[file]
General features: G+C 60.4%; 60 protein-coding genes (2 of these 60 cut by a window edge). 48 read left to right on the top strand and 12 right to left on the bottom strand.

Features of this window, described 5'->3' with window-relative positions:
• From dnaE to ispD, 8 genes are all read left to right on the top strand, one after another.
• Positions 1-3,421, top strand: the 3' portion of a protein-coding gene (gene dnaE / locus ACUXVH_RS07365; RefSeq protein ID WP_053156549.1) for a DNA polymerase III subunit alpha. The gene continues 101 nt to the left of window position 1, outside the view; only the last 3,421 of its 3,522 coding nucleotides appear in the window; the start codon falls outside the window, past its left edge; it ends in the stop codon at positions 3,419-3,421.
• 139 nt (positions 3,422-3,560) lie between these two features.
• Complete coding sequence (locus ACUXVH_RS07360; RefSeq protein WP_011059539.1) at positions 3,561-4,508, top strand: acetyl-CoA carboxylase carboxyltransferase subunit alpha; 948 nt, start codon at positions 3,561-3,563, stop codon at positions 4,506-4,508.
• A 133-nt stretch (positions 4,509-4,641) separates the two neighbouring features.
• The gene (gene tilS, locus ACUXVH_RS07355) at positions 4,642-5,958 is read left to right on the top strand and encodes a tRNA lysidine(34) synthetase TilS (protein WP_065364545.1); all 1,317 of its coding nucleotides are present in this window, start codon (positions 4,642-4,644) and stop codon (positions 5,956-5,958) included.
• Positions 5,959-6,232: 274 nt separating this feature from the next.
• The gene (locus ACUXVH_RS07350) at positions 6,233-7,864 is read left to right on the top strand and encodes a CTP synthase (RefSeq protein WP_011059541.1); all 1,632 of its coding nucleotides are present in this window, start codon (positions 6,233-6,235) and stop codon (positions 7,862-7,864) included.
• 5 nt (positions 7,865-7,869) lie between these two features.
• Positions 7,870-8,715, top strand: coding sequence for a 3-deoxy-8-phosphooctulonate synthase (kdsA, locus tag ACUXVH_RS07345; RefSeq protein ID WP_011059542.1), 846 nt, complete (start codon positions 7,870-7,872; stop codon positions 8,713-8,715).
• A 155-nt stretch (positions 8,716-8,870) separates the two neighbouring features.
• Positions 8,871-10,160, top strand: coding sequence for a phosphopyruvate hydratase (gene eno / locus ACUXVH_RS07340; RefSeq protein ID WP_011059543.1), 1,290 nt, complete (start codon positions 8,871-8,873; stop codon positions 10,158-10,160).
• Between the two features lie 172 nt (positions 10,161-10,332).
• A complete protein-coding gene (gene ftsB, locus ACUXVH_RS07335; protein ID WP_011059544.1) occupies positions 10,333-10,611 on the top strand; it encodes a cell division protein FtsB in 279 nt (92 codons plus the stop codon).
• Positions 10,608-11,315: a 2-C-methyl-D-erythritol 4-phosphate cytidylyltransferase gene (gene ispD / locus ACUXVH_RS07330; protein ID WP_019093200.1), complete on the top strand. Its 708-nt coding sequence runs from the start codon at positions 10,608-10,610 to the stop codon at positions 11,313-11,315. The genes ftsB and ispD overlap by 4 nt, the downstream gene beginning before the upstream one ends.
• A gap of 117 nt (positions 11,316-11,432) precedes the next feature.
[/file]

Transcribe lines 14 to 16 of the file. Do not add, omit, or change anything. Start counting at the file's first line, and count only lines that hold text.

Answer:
• Positions 8,871-10,160, top strand: coding sequence for a phosphopyruvate hydratase (gene eno / locus ACUXVH_RS07340; RefSeq protein ID WP_011059543.1), 1,290 nt, complete (start codon positions 8,871-8,873; stop codon positions 10,158-10,160).
• Between the two features lie 172 nt (positions 10,161-10,332).
• A complete protein-coding gene (gene ftsB, locus ACUXVH_RS07335; protein ID WP_011059544.1) occupies positions 10,333-10,611 on the top strand; it encodes a cell division protein FtsB in 279 nt (92 codons plus the stop codon).